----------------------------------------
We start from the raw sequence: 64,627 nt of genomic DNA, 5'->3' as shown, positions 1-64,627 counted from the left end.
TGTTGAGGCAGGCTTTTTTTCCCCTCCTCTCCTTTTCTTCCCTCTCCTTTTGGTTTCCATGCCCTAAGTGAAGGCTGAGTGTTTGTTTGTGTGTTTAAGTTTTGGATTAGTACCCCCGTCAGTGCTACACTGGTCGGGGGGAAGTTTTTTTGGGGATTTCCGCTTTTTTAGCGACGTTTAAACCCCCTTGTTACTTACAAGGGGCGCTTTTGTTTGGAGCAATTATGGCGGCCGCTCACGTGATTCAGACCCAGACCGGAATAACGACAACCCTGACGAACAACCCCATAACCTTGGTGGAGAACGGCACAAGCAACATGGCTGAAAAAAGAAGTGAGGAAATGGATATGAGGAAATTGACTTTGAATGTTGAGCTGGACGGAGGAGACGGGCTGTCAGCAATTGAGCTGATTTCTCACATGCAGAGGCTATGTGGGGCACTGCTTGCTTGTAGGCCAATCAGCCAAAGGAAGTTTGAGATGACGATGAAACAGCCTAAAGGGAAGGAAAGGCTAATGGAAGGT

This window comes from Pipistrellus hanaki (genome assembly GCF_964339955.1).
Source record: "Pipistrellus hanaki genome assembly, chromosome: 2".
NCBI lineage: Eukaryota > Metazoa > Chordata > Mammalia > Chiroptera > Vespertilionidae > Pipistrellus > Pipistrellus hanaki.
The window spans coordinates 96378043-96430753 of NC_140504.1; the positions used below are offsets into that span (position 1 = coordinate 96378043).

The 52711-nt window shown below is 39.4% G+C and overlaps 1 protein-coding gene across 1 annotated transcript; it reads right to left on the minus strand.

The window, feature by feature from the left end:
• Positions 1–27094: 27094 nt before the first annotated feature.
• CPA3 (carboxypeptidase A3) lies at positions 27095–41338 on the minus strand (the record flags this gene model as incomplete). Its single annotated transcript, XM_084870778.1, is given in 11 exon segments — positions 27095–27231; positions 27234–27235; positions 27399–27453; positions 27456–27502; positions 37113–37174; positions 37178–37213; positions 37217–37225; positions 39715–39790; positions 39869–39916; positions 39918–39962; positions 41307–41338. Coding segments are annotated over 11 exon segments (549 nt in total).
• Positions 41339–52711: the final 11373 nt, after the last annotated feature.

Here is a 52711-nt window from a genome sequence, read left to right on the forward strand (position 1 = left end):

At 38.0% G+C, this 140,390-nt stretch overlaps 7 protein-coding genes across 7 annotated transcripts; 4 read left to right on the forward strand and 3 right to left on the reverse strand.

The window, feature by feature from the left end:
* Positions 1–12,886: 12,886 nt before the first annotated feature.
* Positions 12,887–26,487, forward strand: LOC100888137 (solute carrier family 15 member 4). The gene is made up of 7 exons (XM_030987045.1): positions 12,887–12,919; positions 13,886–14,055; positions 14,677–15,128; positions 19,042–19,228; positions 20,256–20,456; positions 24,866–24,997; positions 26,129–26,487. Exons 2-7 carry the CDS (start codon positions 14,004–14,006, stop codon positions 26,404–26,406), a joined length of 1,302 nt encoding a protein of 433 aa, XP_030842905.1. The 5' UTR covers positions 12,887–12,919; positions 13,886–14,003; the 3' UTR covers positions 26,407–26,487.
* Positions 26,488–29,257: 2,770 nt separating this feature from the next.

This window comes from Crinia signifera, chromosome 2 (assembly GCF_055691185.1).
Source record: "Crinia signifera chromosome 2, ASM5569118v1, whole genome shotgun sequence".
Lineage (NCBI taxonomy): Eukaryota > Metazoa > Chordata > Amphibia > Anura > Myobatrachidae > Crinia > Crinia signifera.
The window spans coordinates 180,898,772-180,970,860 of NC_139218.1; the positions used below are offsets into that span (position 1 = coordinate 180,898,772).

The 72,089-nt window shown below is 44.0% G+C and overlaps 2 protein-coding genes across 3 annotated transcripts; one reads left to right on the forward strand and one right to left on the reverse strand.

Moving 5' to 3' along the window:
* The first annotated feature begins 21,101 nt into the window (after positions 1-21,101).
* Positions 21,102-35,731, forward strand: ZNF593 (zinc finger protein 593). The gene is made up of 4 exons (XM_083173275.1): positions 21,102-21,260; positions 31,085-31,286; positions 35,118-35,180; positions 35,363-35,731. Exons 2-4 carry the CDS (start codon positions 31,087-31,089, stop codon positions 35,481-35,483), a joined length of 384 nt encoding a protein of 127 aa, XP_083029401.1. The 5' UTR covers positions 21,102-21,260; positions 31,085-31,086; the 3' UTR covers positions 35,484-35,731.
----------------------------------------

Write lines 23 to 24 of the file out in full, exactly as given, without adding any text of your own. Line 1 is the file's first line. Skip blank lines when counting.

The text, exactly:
Moving 5' to 3' along the window:
* The first annotated feature begins 21,101 nt into the window (after positions 1-21,101).